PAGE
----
The Wignacourt Museum, a UNESCO world heritage site in Rabat on the island of Malta, is housed in the building that was once the baroque residence of the Chaplains of the Knights of Malta.
Inaugurated in the early seventeenth century, the residence brings together hundreds of historical artefacts regarding the history of the Order of Malta, as well as works by artists such as Mattia Preti, Antoine Favray and Francesco Zahra.
Browse the gallery
Malta’s Wignacourt museum has a rich historical heritage, so what limits did UNESCO impose on you?
Considering that the Wignacourt museum is a historical baroque building, former residence of Grand Master Aloph de Wignacourt, and also includes St Paul’s Grotto underneath, the team of engineers and I had to be very careful not to damage this very well-preserved historical building. We met several times before work began to discuss the possibilities for wiring without damaging the stone.
What was the main aim when defining the lighting concept?
We wanted to breathe new life into this Museum by lighting the features of the building, like the antique arches, coats of arms, and other wonderful designs on the Maltese stone...This Museum has many paintings and ancient artefacts that were not on display, so we wanted to show the wealth of this building and its collection in all their splendour.
Can we say that it is also thanks to the lighting that this treasure has re-emerged after restoration? What kinds of products were used in the project?
As I mentioned, many objects were not on display and this complete restoration has made it possible to display the entire collection owned by the Museum.I wanted to give the venue a very strong impact by choosing modern lighting that develops in harmony with the project, using wired systems (300 System with Matrix and Point with 2 spotlights) that are installed from wall to wall to avoid ceiling installations since some ceilings are made from slabs of Maltese stone or of wood. By using this type of wiring system we were able to leave the ceilings free of any lighting installations so they could be enjoyed as they are.In some cases we used wall-mounted track lighting to make it possible to move or direct the spotlights in the future, in the event that displays needs to be moved or rearranged; for the stairwells we chose low level surface mounted LED lighting (Quara) and in other cases we used spotlights (Point) to create accent lighting on the walls and other stone features.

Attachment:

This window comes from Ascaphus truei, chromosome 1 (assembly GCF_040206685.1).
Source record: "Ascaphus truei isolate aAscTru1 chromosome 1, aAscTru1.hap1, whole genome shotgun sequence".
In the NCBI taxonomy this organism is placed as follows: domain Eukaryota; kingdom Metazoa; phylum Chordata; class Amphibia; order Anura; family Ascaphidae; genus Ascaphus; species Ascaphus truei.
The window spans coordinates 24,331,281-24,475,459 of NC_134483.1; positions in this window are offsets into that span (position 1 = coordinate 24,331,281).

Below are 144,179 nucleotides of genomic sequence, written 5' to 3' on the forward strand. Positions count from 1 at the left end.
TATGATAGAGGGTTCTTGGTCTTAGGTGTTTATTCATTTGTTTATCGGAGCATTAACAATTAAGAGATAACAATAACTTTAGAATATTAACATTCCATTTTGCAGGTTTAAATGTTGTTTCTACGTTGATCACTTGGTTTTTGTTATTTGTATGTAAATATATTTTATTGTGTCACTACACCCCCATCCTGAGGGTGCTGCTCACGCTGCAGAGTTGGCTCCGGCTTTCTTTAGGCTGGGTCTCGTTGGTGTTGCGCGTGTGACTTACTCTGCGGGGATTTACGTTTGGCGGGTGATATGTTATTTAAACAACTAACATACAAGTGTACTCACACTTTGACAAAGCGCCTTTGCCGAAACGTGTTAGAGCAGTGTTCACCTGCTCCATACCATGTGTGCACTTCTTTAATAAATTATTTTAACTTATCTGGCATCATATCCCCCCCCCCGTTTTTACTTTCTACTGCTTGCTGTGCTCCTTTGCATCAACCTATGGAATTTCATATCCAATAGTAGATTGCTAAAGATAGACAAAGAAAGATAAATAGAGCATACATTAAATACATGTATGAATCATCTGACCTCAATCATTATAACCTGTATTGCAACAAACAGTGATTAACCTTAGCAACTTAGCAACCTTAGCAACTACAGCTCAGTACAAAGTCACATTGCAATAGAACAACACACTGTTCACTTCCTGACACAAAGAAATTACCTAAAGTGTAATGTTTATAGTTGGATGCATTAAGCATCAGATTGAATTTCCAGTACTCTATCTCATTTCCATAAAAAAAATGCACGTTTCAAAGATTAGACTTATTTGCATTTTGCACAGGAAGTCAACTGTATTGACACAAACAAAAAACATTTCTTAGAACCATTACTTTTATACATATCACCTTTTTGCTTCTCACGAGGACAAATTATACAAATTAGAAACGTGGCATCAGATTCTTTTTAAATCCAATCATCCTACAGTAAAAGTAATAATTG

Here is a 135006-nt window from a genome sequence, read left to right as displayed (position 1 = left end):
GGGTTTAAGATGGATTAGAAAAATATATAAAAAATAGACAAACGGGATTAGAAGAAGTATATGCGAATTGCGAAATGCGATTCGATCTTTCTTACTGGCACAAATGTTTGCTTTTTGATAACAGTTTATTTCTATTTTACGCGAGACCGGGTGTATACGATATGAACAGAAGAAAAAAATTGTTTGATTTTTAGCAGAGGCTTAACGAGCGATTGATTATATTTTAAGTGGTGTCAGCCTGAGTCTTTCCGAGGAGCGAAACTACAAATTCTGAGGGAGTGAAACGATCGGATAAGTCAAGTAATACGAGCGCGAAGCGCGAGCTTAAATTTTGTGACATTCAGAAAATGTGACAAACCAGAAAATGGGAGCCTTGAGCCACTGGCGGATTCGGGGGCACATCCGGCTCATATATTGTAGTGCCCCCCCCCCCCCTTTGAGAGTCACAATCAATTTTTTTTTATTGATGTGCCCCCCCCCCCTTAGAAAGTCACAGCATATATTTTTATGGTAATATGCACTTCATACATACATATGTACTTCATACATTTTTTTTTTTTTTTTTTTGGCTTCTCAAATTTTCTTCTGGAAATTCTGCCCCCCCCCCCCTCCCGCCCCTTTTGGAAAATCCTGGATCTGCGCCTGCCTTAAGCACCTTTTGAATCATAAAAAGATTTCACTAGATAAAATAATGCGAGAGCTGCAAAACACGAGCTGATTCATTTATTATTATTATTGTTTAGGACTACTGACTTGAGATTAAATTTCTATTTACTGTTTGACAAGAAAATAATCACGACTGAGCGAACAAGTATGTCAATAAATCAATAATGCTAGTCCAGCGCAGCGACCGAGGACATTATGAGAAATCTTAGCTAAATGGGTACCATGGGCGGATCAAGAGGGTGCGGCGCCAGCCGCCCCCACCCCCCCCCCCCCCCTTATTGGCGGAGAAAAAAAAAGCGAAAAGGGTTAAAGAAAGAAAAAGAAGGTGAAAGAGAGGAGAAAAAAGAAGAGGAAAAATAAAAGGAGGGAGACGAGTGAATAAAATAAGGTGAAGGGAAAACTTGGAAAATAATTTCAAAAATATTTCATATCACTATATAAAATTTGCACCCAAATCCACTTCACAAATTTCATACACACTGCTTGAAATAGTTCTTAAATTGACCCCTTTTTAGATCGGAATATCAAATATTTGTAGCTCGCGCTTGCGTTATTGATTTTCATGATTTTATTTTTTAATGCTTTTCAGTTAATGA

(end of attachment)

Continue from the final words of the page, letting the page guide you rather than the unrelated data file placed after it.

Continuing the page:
In what way did Linea Light Group support you in this project? Were any customised products created to meet specific requirements?
Since I have known and worked with Linea Light Group for the past nine years I know all the collections extremely well so I designed the entire lighting system starting from what is available in the Tràddel and i-LèD ranges. The range is so extensive and versatile that I didn’t need to ask for any customised lighting fixtures for this project.
There are many works of art in the Wignacourt Museum, would you be so kind as to point out to us how you lit some of the numerous works by Preti? Is there one in particular you’d like to mention?
Yes, Mattia Preti left us a great number of paintings and the Wignacourt Museum is one of the buildings or churches where you can admire these masterpieces... Using the wire system – 300 System – from the Tràddel catalogue, I chose to include Point with 2 spotlights to provide indirect lighting, with anti-UV bulbs, to ensure that the paintings cannot be damaged by the lighting, and thanks to the fact that the Point spotlights can be adjusted and rotated we were able to adjust the lighting on the paintings to avoid glare.Recently, I also had the chance to light one particular painting by Mattia Preti, the portrait of St. Nicholas on the main altar in the church of Saint Nicholas, the patron saint of the town of Siggiewi.Thank you for your time. We are sure that this is a project of great historical and cultural value, and is certainly worth a visit.Of course, the Wignacourt Museum is an extraordinary building and houses a collection that must be visited by tourists and locals alike: this is not the only place of interest though, there are many other historical sites around Malta and on her sister island of Gozo too."
from the blog